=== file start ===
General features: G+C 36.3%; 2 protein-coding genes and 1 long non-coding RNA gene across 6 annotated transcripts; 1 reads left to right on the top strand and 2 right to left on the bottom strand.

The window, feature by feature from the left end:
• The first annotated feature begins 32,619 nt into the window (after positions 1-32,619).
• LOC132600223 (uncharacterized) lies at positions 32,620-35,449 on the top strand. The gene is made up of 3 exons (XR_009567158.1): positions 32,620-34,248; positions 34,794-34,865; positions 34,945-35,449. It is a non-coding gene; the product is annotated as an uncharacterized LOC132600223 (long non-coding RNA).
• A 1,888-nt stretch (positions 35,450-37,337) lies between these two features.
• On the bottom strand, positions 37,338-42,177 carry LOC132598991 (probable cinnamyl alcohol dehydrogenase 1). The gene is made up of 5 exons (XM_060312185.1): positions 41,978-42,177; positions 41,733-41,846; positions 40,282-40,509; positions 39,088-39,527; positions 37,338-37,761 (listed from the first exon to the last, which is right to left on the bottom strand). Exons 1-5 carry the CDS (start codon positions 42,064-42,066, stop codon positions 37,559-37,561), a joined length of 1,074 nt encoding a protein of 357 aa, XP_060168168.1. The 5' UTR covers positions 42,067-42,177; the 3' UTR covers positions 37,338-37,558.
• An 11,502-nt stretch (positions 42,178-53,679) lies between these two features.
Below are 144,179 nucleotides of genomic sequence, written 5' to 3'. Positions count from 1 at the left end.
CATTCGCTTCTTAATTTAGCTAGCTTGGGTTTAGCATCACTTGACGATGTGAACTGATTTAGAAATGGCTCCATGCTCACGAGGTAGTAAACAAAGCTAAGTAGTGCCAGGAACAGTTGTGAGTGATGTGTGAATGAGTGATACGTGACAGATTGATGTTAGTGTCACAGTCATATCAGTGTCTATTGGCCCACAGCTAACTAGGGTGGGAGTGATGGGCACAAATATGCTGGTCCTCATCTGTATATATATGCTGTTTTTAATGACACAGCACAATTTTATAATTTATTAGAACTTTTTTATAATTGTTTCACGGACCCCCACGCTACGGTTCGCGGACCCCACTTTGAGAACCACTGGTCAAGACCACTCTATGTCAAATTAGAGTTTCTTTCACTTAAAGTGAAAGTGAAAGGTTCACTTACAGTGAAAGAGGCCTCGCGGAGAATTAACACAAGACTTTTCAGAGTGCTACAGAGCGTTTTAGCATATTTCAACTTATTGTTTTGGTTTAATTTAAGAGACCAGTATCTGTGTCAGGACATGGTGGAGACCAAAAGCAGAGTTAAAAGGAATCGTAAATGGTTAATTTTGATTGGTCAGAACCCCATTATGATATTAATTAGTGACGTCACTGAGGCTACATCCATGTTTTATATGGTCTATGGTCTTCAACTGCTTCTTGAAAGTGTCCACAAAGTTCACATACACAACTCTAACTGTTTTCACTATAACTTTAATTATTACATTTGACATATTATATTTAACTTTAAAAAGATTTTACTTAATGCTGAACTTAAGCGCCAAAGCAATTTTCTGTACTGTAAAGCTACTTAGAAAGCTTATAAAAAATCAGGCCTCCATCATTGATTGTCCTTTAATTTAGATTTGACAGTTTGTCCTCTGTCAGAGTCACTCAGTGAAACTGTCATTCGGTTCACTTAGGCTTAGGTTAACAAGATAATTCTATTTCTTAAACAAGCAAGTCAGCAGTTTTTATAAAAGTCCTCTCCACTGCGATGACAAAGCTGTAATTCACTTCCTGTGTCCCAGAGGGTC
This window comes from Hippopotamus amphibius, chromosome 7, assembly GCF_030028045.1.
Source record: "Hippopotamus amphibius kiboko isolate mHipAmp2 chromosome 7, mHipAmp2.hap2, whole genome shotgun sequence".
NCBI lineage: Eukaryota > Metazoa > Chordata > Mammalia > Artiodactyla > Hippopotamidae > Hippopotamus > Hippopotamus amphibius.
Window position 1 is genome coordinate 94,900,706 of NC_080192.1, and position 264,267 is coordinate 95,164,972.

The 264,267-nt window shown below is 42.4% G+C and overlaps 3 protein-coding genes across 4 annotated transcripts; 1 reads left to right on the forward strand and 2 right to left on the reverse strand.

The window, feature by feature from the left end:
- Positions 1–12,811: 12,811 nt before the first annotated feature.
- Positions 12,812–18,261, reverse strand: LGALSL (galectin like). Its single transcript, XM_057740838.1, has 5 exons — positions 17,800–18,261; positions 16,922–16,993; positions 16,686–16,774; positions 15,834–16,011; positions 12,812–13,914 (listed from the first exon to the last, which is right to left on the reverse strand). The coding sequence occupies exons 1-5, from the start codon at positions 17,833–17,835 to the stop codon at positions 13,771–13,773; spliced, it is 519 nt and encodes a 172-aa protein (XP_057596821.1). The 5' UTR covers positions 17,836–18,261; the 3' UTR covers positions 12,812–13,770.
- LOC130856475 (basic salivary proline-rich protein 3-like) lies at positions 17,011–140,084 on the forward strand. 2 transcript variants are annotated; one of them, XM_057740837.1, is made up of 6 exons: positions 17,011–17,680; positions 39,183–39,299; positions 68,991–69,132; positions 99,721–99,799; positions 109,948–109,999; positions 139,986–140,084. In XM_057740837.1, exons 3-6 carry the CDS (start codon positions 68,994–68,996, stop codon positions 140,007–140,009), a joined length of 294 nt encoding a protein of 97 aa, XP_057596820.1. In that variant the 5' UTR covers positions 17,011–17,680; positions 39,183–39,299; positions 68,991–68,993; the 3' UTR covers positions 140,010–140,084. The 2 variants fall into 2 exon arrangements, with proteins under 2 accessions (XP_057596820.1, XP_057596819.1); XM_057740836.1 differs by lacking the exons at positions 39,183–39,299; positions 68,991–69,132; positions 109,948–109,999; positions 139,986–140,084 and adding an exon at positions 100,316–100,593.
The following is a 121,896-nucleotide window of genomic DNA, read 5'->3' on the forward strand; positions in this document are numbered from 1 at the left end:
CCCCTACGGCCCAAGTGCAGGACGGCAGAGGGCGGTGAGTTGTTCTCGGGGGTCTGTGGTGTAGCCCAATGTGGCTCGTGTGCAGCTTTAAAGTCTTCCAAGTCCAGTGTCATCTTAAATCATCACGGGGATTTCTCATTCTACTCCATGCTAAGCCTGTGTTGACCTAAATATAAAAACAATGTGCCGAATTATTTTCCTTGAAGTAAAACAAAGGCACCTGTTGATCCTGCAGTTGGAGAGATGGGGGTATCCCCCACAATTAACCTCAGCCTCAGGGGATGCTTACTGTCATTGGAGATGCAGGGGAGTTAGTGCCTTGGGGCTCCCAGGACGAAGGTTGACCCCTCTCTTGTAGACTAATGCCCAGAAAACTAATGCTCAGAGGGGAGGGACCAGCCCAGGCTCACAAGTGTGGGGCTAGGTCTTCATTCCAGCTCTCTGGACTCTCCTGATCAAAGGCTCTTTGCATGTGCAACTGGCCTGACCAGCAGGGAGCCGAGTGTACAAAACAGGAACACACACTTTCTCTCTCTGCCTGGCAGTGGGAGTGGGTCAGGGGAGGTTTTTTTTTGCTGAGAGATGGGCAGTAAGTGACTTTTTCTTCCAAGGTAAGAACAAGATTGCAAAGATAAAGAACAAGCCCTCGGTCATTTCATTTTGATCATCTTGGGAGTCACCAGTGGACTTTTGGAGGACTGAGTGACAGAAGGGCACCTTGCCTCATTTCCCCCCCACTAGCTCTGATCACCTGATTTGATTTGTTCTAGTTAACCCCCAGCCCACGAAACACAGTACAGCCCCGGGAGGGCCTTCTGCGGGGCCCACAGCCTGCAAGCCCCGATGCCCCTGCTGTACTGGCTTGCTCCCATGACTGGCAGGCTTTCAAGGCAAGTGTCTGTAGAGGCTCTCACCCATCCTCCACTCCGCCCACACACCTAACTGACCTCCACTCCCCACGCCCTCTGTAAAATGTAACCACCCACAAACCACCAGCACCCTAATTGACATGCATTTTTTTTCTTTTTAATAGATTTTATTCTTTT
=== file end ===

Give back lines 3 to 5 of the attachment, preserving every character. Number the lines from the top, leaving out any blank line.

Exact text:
• The first annotated feature begins 32,619 nt into the window (after positions 1-32,619).
• LOC132600223 (uncharacterized) lies at positions 32,620-35,449 on the top strand. The gene is made up of 3 exons (XR_009567158.1): positions 32,620-34,248; positions 34,794-34,865; positions 34,945-35,449. It is a non-coding gene; the product is annotated as an uncharacterized LOC132600223 (long non-coding RNA).
• A 1,888-nt stretch (positions 35,450-37,337) lies between these two features.